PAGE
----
David’s parents seemed surprised when, upon entering their house, David remarked, “So, Riley got skunked again, huh?”
“How did you know zat?” Ency asked.
“What do you mean, how did — I can smell it,” David said.
“But vee had him vashed,” Ency argued.
“I think you guys have just grown accustomed to the smell,” I said. “I mean, it’s pretty bad. And I’m one of those people who likes the smell of dead skunk on the road — it reminds me of cross-country family road trips.”
Ency explained that she’d used baking soda and dog shampoo. When I showered the next morning, I knew I was standing in the bathtub she’d used as a decontamination tank. It seemed even the plastic of the shower curtain had absorbed some of the eau de skunk.
Riley is a bichon frisé — a snowy white, curly-haired, high-maintenance lap dog that regularly wheezes, snorts, and sneezes in explosive fits and has a penchant for yapping and kicking up his hind legs to drag his oft-irritated ass in circles on the Oriental carpets. My in-laws treat their pet as they would a visiting dignitary. He is catered to, doted upon, tiptoed around, fed an easily digestible and allergen-free mixture of venison and sweet potato, and rides shotgun in the car.
I see how happy the creature makes David’s parents (that is, when the animal’s frequent illnesses aren’t stressing them out or bleeding them financially). I think it’s great that they rescued him from a house that couldn’t handle two bichons (Riley and his brother, Reggie — a plumper, more even-tempered version of Riley).
Riley, under Robert's chair in the summer
Despite my affinity for furry friends, to me Riley is a child only a mother could love. I just can’t bring myself to like the difficult creature. Usually when I spot a dog, I “Aww, doggy” and “Come here, you,” and I just want to wrap my arm around its fluffy neck and give it doggy noogies. When I encounter Riley, I’m merely cordial. I give a nod, a “Hello there, dog,” and continue about my business. I have never warmed to this particular pup, and I think he knows it.
Riley, sprawled on the kitchen floor
In whispers when we went up to bed, David and I considered the possibility that Riley had intentionally gotten himself skunked prior to our arrival. (On previous visits, the dog made his disapproval of our presence known by pissing on the threshold of our bedroom nightly until a gate was installed to keep him from the area.) Throughout the day, we followed our noses to find him at our feet, and when we wrinkled our noses and moved away, I could swear I detected a glimmer of satisfaction in those black, unblinking eyes.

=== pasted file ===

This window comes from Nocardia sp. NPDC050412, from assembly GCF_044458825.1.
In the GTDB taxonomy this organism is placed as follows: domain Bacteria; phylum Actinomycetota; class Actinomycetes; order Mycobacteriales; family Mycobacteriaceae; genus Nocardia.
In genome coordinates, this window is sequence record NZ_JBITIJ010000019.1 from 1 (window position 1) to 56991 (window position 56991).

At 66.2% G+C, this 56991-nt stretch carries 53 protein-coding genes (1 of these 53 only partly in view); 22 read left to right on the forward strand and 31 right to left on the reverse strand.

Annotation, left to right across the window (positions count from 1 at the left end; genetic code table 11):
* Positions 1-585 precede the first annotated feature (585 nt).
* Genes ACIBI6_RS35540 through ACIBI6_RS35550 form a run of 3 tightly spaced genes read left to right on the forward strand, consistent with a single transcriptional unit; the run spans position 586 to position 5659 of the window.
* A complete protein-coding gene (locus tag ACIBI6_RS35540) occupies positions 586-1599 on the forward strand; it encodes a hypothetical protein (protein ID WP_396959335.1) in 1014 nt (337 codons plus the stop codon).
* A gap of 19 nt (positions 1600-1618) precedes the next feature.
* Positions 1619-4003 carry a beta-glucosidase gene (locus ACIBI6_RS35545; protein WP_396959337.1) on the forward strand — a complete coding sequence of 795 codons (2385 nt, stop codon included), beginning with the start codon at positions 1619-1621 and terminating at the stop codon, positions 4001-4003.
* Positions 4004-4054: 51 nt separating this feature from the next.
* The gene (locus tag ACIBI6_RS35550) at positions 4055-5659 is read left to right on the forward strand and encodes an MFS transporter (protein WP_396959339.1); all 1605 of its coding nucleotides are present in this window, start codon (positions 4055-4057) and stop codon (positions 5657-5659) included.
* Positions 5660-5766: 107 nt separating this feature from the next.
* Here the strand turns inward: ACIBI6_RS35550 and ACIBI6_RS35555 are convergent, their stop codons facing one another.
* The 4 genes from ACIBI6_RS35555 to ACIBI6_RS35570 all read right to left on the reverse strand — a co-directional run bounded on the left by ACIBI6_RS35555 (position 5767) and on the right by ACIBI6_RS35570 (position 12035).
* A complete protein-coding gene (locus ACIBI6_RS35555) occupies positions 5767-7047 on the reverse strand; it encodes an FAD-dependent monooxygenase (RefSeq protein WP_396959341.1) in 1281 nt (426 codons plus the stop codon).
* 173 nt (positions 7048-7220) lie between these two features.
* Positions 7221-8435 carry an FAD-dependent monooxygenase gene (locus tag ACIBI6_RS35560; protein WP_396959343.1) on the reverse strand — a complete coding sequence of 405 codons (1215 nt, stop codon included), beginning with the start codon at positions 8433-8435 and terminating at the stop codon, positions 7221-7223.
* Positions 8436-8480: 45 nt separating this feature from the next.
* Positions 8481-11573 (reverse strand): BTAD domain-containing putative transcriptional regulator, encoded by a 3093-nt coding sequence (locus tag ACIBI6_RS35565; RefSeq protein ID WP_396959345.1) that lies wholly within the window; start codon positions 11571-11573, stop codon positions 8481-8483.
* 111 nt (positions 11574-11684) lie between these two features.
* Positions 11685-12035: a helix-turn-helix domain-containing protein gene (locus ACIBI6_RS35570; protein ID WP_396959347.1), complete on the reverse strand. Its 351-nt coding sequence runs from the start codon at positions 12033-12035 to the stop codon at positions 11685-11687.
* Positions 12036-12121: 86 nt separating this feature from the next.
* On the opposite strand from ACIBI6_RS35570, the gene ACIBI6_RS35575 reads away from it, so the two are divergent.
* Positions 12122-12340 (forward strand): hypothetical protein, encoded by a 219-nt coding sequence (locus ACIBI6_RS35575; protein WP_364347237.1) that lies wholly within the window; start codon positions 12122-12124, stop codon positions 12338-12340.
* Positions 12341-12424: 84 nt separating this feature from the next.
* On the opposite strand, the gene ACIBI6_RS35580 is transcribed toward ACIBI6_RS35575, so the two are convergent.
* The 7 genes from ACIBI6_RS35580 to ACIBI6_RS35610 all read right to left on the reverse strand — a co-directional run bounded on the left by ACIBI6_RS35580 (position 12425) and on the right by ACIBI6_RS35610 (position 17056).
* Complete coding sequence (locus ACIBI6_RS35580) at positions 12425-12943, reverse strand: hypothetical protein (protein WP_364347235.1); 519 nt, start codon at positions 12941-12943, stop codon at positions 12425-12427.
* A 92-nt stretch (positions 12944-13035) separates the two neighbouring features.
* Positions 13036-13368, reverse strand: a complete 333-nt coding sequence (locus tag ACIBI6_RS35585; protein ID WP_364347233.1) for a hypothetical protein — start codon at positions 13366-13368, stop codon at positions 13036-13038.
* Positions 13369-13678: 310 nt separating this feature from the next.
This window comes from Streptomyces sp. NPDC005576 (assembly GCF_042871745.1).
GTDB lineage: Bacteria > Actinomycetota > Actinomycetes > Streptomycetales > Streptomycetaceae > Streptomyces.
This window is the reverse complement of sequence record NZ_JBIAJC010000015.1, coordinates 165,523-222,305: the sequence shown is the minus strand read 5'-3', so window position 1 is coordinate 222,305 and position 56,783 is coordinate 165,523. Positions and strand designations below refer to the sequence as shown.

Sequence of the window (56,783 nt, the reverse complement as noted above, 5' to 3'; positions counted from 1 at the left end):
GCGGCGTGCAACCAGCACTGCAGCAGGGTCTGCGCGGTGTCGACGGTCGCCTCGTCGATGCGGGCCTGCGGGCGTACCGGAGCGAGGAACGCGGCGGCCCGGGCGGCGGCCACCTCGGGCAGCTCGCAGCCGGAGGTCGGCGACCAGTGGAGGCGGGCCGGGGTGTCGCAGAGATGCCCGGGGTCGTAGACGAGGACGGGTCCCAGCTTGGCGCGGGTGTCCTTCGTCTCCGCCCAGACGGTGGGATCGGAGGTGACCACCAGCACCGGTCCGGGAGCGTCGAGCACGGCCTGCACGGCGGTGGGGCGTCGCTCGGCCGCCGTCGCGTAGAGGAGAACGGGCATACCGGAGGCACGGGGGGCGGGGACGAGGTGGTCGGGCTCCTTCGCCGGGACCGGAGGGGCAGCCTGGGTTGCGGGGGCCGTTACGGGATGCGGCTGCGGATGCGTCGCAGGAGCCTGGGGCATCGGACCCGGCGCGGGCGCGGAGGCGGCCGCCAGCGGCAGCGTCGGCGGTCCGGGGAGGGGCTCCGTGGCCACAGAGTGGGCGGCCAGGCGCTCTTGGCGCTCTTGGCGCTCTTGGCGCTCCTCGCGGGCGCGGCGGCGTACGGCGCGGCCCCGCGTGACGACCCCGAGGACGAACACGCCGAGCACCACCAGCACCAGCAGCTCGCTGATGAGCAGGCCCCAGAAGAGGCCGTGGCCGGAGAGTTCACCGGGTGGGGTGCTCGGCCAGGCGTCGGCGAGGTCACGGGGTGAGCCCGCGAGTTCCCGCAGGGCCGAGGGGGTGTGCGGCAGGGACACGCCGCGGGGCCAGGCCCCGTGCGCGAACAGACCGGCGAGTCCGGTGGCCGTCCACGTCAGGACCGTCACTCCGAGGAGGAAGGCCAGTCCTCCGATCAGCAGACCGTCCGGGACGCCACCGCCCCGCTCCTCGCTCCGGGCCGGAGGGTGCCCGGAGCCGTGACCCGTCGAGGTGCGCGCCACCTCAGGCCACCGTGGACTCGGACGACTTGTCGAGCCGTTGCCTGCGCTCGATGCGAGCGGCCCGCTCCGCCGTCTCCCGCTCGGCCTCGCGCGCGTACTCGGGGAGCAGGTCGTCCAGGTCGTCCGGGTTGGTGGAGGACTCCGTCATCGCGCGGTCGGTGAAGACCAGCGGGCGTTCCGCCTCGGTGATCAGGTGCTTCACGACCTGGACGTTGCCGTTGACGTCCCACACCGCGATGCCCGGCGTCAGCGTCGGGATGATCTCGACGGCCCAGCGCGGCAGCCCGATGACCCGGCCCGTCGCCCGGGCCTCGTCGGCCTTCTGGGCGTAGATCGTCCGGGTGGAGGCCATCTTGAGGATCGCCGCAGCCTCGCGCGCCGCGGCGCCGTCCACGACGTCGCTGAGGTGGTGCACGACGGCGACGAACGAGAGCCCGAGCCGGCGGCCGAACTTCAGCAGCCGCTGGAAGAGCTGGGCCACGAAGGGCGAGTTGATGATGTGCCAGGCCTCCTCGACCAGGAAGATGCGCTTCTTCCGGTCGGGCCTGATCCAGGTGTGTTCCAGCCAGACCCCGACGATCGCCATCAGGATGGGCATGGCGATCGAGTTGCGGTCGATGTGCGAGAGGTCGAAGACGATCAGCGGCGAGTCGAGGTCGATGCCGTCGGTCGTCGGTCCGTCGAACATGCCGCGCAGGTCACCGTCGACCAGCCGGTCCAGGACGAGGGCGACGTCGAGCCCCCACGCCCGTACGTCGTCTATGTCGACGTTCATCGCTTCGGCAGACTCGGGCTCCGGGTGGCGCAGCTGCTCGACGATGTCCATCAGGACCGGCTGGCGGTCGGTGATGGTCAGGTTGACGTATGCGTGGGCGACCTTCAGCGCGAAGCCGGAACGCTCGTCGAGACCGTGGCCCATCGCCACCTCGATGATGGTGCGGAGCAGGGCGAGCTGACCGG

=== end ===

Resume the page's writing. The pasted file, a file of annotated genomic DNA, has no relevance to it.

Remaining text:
The following day, David breathed into his sleeve whenever the dog drew near him. Distraught at her son’s obvious discomfort, Ency sought advice from friends. One of them recommended washing the dog with a Massengill douche. The product name conjured early-childhood memories of commercials featuring women wearing pastels in the rain and daughters asking mothers about the “not so fresh” feeling. Even as a preteen with no practical knowledge of my lady parts, I was disturbed by the notion that certain areas of my body had the potential to grow stale.
I didn’t think douches were still available — when I came of age years ago, doctors had long been advising against their use, saying they cause all kinds of health issues. When Ency found a box at the local drugstore, I wondered if its existence on the shelf had anything to do with the fact that the freshness formula of vinegar, baking soda, citric acid, and whatever else was in there was said to be a good de-skunker for pets. Surely nobody bought it for its original intent.
Though I’ve encountered Pepé Le Pew’s American cousins around my mother’s house in semirural Chula Vista, they don’t seem to frequent the neighborhood where I live, closer to the city. I could remember when our dog, Penny, was sprayed — we’d used a bath of tomato sauce, to no avail. The poor Brittany/cocker spaniel I grew up with stunk for weeks.
Skunks are a big issue on the island of Martha’s Vineyard, where the critters have no natural predators (in San Diego, coyotes keep the skunk population in check). There’s one guy on Martha’s Vineyard who has a kind of monopoly on the skunk-and-raccoon-removal biz. The week before their dog got skunked, my in-laws had received a crudely handwritten bill for ten skunks caught at $80 a piece. While Ency and Robert were debating whether or not to pay $800 for the alleged removal of skunks from their property, Riley pranced in the door carrying the foul stench of proof that Mr. Skunkaway was likely a scam artist.
A few mornings after we arrived, I was heading toward my mother-in-law in the kitchen when I hit a wall of stink and stopped abruptly. I put my hand to my face to breathe in the vanilla lotion I’d applied to my skin after showering. “Oh, no — he was sprayed again?” I asked, my words muffled into the back of my hand.
“What? No, I just douched him,” Ency said.
“Well that didn’t work — he just smells like skunky, wet, douched dog,” I complained.
Ency looked pained. “No, he doesn’t. He doesn’t smell anymore; he smells good.” She was clearly in denial.
When David came down, he quickly lifted the collar of his shirt over his nose. “We’re going to have to get out of here for a little while, at least until the dog dries,” he said.
“Right there with you,” I agreed.
Ency, brushing baby powder into stinky Riley's fur
Ency brushed baby powder into Riley’s fur. As we gathered our things to head out, I heard her say to her pooch, “You smell nice,” in the same tone of voice my mother used when she reassured me that I was cool, no matter what the mean kids at school had said.